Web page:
What molecule am I?
Fenethylline is a combination of the drugs amphetamine and theophylline. It was formerly used to treat conditions such as ADHD, narcolepsy, and depression; but its use has been banned because of the potential for abuse.
Chemists at the German drug company Degussa AG first synthesized fenethylline in 1961 from amphetamine and 7-(2-chloroethyl)theophylline. The company soon began to market its hydrochloride salt (shown) under the trade name Captagon. Its sales continued until 1986, when most countries outlawed it.
Fenethylline re-emerged this year because of its widespread abuse by Middle Eastern young adults. It is promoted by terrorist groups such as the Islamic State to enhance what they consider to be desirable characteristics—aggressiveness, alertness, and fearlessness—in their recruits.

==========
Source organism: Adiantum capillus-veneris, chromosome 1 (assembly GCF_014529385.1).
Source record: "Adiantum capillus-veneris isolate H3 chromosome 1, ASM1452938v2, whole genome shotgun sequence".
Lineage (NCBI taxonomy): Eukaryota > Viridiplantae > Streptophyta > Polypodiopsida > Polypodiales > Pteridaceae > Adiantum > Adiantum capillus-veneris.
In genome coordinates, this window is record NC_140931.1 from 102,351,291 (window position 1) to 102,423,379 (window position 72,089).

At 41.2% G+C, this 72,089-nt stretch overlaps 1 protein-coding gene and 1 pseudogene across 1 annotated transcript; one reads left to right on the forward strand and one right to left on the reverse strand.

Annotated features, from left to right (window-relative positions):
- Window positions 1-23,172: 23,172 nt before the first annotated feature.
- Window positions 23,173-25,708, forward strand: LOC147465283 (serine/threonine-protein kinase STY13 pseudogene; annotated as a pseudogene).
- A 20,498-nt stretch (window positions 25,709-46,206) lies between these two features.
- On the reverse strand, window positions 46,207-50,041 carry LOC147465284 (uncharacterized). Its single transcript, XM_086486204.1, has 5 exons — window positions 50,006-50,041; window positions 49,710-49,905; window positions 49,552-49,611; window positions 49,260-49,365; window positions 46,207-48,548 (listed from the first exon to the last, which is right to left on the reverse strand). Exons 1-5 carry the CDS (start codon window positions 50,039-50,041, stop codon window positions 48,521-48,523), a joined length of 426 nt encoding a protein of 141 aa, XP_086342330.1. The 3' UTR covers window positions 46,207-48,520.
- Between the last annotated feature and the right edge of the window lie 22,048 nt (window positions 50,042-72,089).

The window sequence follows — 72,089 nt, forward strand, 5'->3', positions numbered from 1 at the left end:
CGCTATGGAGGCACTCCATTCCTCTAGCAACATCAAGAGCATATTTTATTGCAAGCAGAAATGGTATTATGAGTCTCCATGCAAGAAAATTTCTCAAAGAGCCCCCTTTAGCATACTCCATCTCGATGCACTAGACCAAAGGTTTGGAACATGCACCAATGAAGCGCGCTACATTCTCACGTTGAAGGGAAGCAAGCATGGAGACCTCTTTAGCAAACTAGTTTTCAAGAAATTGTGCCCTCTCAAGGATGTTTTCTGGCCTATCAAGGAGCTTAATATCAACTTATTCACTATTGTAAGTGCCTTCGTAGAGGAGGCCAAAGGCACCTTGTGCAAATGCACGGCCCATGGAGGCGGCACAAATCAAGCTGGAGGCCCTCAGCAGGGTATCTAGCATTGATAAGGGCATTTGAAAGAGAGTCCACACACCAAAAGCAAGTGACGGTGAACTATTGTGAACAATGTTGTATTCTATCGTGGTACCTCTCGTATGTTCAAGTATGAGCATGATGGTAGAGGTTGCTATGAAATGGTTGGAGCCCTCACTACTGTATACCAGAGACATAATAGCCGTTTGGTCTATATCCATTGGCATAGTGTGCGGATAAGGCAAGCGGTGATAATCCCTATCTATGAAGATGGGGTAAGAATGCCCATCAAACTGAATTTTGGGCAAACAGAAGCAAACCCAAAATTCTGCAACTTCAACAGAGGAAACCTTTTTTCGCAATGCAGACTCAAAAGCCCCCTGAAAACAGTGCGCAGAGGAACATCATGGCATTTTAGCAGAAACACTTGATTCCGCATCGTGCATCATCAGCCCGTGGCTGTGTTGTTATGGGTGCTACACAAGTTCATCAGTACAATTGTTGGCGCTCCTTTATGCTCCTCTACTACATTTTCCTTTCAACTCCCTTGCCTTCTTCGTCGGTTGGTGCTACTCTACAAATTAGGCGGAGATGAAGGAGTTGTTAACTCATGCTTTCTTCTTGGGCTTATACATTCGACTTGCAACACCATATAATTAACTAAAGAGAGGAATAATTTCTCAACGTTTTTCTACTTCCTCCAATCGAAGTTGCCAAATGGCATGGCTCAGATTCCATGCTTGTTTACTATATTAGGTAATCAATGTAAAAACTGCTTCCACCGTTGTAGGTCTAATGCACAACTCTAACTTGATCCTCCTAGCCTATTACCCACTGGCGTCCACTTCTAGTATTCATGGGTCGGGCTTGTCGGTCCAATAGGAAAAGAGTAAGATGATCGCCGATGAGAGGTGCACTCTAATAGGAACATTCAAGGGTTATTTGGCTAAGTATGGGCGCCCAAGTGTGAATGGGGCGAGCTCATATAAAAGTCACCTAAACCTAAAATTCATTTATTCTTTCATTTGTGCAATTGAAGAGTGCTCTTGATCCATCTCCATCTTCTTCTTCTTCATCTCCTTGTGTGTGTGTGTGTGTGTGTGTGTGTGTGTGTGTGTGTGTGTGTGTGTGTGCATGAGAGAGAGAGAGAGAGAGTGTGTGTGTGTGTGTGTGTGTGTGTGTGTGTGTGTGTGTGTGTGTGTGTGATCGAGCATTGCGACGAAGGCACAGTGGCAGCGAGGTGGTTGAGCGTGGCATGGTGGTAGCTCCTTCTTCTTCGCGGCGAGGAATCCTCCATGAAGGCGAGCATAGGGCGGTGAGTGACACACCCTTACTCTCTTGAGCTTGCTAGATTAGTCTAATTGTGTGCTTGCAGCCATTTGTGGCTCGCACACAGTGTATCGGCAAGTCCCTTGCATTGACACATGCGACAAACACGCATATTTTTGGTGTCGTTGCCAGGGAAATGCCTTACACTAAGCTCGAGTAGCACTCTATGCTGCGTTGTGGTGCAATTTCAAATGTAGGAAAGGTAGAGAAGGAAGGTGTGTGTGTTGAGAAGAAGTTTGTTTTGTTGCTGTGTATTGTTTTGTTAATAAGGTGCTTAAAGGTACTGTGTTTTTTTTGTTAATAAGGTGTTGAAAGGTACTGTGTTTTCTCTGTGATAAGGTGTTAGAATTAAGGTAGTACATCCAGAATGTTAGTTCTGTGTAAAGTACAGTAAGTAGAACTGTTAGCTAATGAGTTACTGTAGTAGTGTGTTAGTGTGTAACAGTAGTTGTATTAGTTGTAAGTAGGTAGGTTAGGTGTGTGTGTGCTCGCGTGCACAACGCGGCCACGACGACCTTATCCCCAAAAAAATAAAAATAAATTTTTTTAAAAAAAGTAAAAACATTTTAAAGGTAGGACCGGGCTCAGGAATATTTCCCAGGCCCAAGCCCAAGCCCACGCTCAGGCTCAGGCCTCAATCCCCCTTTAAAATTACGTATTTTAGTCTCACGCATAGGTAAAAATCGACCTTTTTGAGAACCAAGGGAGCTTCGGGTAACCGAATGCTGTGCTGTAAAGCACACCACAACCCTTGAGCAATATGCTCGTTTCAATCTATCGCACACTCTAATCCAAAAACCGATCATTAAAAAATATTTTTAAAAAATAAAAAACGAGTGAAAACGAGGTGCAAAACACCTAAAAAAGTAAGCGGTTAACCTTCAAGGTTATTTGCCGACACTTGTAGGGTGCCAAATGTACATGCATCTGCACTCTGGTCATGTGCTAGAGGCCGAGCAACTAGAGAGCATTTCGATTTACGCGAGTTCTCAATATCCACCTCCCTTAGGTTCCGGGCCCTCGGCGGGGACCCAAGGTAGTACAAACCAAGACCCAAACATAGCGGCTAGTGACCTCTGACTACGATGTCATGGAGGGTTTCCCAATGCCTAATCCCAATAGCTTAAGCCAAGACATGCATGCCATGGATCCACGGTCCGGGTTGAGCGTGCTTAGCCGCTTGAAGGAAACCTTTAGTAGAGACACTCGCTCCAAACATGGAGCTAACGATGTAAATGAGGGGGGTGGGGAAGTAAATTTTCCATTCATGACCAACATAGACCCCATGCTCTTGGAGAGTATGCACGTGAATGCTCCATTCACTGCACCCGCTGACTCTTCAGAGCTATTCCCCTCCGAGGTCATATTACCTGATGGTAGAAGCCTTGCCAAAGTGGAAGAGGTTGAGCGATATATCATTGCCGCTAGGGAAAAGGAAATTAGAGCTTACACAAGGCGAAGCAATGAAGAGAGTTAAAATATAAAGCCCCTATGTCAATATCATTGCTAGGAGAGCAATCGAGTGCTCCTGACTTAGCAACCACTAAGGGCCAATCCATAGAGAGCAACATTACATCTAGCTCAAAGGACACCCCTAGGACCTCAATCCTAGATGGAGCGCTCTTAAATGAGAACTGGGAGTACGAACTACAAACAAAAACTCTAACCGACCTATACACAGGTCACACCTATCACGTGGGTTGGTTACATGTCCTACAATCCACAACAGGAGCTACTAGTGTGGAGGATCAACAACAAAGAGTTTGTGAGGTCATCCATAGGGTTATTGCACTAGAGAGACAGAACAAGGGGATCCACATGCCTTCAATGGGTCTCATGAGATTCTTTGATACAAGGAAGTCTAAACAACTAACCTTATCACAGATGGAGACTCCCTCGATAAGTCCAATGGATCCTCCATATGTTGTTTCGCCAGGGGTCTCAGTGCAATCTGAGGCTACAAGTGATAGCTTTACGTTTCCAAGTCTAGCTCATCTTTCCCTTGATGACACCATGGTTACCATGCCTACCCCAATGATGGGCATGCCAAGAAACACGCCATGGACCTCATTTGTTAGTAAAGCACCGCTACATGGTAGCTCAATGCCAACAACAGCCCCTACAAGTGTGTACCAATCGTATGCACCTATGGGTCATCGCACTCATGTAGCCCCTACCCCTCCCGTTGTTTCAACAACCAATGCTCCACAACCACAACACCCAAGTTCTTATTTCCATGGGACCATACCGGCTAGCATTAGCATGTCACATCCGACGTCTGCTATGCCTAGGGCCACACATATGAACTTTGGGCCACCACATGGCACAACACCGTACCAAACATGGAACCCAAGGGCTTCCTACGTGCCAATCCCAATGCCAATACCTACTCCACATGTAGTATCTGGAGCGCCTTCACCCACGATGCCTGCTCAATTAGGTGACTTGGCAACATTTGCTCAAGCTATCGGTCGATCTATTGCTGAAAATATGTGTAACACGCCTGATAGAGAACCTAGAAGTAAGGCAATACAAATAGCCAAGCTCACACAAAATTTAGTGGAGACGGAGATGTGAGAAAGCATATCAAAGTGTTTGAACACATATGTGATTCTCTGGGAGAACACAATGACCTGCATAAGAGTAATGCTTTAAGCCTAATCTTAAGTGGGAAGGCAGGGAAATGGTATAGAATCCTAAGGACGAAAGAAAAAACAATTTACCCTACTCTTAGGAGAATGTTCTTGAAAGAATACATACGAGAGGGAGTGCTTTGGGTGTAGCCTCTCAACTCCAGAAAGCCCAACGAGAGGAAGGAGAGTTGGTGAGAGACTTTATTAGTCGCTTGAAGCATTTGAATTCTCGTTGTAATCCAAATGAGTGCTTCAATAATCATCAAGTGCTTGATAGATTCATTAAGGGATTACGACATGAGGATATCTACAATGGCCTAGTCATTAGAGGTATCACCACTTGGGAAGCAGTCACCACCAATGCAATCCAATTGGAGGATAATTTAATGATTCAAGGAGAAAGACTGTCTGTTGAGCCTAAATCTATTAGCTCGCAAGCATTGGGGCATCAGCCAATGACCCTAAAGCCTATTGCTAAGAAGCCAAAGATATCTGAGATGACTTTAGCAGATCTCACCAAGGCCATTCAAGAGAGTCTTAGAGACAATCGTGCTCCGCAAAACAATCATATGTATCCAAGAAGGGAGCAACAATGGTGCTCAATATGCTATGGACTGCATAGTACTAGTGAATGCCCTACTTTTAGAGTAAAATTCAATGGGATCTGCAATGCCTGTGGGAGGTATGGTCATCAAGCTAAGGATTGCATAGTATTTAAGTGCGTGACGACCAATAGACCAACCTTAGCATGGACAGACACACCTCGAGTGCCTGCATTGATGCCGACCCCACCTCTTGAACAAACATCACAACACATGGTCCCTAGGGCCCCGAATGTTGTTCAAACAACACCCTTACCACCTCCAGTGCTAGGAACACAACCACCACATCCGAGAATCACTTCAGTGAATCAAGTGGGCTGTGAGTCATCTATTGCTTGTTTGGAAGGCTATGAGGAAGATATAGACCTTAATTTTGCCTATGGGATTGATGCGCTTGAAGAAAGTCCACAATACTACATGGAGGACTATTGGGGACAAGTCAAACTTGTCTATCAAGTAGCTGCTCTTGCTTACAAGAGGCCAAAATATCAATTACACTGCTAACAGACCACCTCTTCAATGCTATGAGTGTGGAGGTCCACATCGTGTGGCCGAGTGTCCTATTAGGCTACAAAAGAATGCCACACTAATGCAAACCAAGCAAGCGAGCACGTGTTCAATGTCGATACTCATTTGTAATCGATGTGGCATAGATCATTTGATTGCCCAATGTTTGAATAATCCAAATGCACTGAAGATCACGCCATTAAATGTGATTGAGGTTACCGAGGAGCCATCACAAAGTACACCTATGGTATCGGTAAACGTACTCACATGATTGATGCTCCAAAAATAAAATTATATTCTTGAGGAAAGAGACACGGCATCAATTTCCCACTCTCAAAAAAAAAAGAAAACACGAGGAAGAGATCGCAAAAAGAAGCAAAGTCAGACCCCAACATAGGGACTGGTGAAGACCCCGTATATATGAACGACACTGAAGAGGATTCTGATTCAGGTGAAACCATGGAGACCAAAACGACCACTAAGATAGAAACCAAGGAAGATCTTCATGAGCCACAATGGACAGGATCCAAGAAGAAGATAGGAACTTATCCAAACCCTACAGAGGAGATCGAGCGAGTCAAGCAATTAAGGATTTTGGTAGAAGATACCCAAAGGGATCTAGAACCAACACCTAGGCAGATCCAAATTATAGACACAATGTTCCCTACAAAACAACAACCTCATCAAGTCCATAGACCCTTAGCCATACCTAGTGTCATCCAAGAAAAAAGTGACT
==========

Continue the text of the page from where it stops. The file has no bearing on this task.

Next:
In the body, enzymes oxidize fenethylline to produce its original components, amphetamine and theophylline, each of which has its own undesirable characteristics when taken in large quantities. To counteract these effects, Cody J. Wenthur, Bin Zhou, and Kim D. Janda* at the Scripps Research Institute (La Jolla, CA) developed protein-conjugate vaccines that disarm fenethylline and its constituents’ abilities to affect brain activity.
The authors’ next objective is to develop a combination vaccine for treating fenethylline addiction.
Learn more about this molecule from CAS, the most authoritative and comprehensive source for chemical information.